The following example illustrates the method of the present invention. However, this illustration is not to be interpreted as a specific limitation on this invention.

EXAMPLE 1 A 1968 Oldsmobile automobile powered by 455 cubic inch displacement, eight-cylinder, four-cycle, internal combustion engine equipped with a two-barrel carburetor was chosen for formance, the carburetor was properly adjusted. Exhaust gas hydrocarbon concentrations were obtained by sampling the tailpipe effluent and analyzing for hydrocarbons by means of a portable electronic nondispersive infrared analyzer.

After each idle mixture screw adjustment and before the collection of the corresponding sample of exhaust gas for hydrocarbon analysis, the engine was run at an elevated speed (approximately 2,000 rpm.) for about 30 seconds to clear the engine exhaust system and to insure the collection of a representative sample of exhaust gas. The initial idle hydrocarbon analysis indicated that the engine exhaust gas contained 430 p.p.m. hydrocarbon. Both idle mixture screws were adjusted equally, about one-half turn to reduce the amount of fuel to the engine. A hydrocarbon analysis indicated that the exhaust gases at this point contained 380 p.p.m. hydrocarbon. The fuel proportion of the fuel-air mixture was again reduced by turning each of the idle mixture screws one-half turn and the hydrocarbon concentration of the exhaust gases was found to be 340 p.p.m. The fuel proportion was again reduced (by adjusting each screw one-half turn) and the hydrocarbon concentration was 300 p.p.m. Further fuel proportion reductions (by adjusting each screw onefourth turn) resulted in exhaust gas hydrocarbon concentrations of 290 p.p.m., 280 p.p.m., 260 p.p.m., 270 p.p.m., 290 p.p.m., 300 p.p.m., and 360 p.p.m., at which point the engine was noticeably rough in operation. The idle mixture screws were adjusted back to the point where the resulting fuel proportion gave an exhaust gas hydrocarbon concentration of 260 p.p.m.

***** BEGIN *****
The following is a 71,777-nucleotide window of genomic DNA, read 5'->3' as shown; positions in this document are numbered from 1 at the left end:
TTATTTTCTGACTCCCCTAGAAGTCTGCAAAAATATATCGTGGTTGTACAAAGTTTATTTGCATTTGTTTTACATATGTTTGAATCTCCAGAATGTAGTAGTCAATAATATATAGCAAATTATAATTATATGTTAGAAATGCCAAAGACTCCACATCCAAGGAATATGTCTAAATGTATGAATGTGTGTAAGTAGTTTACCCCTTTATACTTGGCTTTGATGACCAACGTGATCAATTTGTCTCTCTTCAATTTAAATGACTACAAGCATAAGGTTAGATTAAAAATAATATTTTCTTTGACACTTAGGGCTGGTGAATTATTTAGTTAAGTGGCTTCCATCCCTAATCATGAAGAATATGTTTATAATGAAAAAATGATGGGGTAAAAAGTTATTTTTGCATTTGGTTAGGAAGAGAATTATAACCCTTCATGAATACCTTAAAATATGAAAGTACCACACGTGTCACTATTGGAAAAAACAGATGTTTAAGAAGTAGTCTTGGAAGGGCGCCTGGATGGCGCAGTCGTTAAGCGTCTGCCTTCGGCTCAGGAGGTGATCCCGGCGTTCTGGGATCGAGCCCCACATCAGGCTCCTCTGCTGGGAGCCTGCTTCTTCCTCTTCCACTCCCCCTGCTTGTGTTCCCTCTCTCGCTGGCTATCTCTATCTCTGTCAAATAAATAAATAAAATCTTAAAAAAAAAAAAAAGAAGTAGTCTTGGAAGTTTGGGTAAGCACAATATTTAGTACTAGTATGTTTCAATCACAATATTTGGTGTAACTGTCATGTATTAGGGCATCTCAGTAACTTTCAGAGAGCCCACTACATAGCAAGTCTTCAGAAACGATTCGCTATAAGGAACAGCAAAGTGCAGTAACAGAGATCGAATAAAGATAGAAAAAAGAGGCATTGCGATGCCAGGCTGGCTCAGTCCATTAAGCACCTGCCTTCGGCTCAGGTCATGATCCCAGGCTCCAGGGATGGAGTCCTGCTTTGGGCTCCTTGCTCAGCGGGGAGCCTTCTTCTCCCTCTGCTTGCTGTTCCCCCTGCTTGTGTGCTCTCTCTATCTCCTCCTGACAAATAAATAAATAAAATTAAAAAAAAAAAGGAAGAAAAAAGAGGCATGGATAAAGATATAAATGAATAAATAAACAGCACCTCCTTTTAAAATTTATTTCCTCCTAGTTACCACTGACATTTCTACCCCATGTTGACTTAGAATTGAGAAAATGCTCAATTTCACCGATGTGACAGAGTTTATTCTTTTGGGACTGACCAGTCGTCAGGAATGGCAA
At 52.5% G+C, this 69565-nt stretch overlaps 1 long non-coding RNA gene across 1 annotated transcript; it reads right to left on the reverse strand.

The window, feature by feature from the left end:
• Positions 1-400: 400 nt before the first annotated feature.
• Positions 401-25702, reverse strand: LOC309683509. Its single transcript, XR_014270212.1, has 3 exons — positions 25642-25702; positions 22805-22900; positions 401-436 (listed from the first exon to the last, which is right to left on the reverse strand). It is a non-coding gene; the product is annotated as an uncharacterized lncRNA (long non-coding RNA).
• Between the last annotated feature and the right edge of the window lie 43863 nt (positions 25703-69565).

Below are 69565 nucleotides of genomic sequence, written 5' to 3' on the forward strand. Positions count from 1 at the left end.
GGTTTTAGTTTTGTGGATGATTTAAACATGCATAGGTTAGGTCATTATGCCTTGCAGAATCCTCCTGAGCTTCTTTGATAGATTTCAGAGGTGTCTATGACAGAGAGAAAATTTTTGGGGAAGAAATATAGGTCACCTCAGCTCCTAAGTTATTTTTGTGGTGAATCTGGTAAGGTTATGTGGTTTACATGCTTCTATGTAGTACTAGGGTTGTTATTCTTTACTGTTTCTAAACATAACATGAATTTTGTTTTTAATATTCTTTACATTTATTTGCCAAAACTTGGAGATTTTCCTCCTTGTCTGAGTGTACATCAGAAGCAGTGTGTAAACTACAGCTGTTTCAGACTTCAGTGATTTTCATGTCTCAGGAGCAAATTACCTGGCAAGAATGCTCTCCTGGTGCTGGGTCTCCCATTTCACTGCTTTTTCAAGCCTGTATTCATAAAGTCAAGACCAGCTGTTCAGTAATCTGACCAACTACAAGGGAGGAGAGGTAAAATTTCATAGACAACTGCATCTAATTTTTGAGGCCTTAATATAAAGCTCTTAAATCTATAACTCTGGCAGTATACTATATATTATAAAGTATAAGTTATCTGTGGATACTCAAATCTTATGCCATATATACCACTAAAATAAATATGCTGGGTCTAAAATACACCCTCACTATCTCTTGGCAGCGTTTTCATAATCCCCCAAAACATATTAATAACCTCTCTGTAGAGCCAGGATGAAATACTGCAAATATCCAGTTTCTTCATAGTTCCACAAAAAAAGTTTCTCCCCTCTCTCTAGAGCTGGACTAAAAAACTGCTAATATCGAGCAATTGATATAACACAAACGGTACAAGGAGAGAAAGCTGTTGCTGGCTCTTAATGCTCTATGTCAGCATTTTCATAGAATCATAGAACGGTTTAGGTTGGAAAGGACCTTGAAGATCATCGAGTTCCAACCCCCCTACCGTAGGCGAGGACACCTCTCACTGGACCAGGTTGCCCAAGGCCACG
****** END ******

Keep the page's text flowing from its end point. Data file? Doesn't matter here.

With the exhaust gas hydrocarbon concentration at 260 p.p.m., the engine operated smoothly and efficiently. The reduction in hydrocarbon concentration from the initial analysis was p.p.m. or more than 39 percent. The initial exhaust gas carbon monoxide concentration was about 7.7 percent by volume, while the engine exhaust gas with the carburetor adjusted as above contained 1.4 percent by volume carbon monoxide. This represented a reduction of about 68 percent in exhaust gas carbon monoxide concentration.